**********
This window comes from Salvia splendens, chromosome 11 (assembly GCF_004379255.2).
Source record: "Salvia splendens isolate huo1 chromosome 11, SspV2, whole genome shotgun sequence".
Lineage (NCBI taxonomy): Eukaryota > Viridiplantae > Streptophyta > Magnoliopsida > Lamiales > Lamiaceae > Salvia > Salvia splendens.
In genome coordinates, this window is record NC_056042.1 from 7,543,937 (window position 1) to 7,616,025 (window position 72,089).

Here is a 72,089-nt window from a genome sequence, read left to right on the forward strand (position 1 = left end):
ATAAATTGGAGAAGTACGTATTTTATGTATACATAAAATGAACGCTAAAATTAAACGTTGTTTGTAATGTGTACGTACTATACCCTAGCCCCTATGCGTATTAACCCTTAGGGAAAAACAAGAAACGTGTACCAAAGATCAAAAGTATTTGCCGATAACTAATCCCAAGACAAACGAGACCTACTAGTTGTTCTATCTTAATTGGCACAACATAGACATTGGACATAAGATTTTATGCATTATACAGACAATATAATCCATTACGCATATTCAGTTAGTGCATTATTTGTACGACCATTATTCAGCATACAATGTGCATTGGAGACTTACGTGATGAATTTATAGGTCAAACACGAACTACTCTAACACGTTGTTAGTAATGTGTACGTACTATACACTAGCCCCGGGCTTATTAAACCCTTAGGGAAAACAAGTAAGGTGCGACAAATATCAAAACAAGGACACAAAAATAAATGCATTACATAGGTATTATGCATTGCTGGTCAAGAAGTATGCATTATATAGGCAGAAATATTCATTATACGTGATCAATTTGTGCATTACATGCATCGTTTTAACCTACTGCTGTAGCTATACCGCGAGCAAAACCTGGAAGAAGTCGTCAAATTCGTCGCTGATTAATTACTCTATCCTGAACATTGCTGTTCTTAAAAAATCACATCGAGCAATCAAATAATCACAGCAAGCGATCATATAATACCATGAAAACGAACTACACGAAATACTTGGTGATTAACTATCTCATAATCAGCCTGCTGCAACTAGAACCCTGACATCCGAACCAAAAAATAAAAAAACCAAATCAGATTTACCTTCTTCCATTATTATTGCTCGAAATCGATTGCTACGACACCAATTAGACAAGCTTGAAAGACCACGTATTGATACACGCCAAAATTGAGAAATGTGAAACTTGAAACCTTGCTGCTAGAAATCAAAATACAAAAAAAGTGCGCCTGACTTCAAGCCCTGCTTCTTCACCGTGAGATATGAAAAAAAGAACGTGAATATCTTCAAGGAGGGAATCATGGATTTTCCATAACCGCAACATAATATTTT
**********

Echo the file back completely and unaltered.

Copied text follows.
This window comes from Salvia splendens, chromosome 11 (assembly GCF_004379255.2).
Source record: "Salvia splendens isolate huo1 chromosome 11, SspV2, whole genome shotgun sequence".
Lineage (NCBI taxonomy): Eukaryota > Viridiplantae > Streptophyta > Magnoliopsida > Lamiales > Lamiaceae > Salvia > Salvia splendens.
In genome coordinates, this window is record NC_056042.1 from 7,543,937 (window position 1) to 7,616,025 (window position 72,089).

Here is a 72,089-nt window from a genome sequence, read left to right on the forward strand (position 1 = left end):
ATAAATTGGAGAAGTACGTATTTTATGTATACATAAAATGAACGCTAAAATTAAACGTTGTTTGTAATGTGTACGTACTATACCCTAGCCCCTATGCGTATTAACCCTTAGGGAAAAACAAGAAACGTGTACCAAAGATCAAAAGTATTTGCCGATAACTAATCCCAAGACAAACGAGACCTACTAGTTGTTCTATCTTAATTGGCACAACATAGACATTGGACATAAGATTTTATGCATTATACAGACAATATAATCCATTACGCATATTCAGTTAGTGCATTATTTGTACGACCATTATTCAGCATACAATGTGCATTGGAGACTTACGTGATGAATTTATAGGTCAAACACGAACTACTCTAACACGTTGTTAGTAATGTGTACGTACTATACACTAGCCCCGGGCTTATTAAACCCTTAGGGAAAACAAGTAAGGTGCGACAAATATCAAAACAAGGACACAAAAATAAATGCATTACATAGGTATTATGCATTGCTGGTCAAGAAGTATGCATTATATAGGCAGAAATATTCATTATACGTGATCAATTTGTGCATTACATGCATCGTTTTAACCTACTGCTGTAGCTATACCGCGAGCAAAACCTGGAAGAAGTCGTCAAATTCGTCGCTGATTAATTACTCTATCCTGAACATTGCTGTTCTTAAAAAATCACATCGAGCAATCAAATAATCACAGCAAGCGATCATATAATACCATGAAAACGAACTACACGAAATACTTGGTGATTAACTATCTCATAATCAGCCTGCTGCAACTAGAACCCTGACATCCGAACCAAAAAATAAAAAAACCAAATCAGATTTACCTTCTTCCATTATTATTGCTCGAAATCGATTGCTACGACACCAATTAGACAAGCTTGAAAGACCACGTATTGATACACGCCAAAATTGAGAAATGTGAAACTTGAAACCTTGCTGCTAGAAATCAAAATACAAAAAAAGTGCGCCTGACTTCAAGCCCTGCTTCTTCACCGTGAGATATGAAAAAAAGAACGTGAATATCTTCAAGGAGGGAATCATGGATTTTCCATAACCGCAACATAATATTTT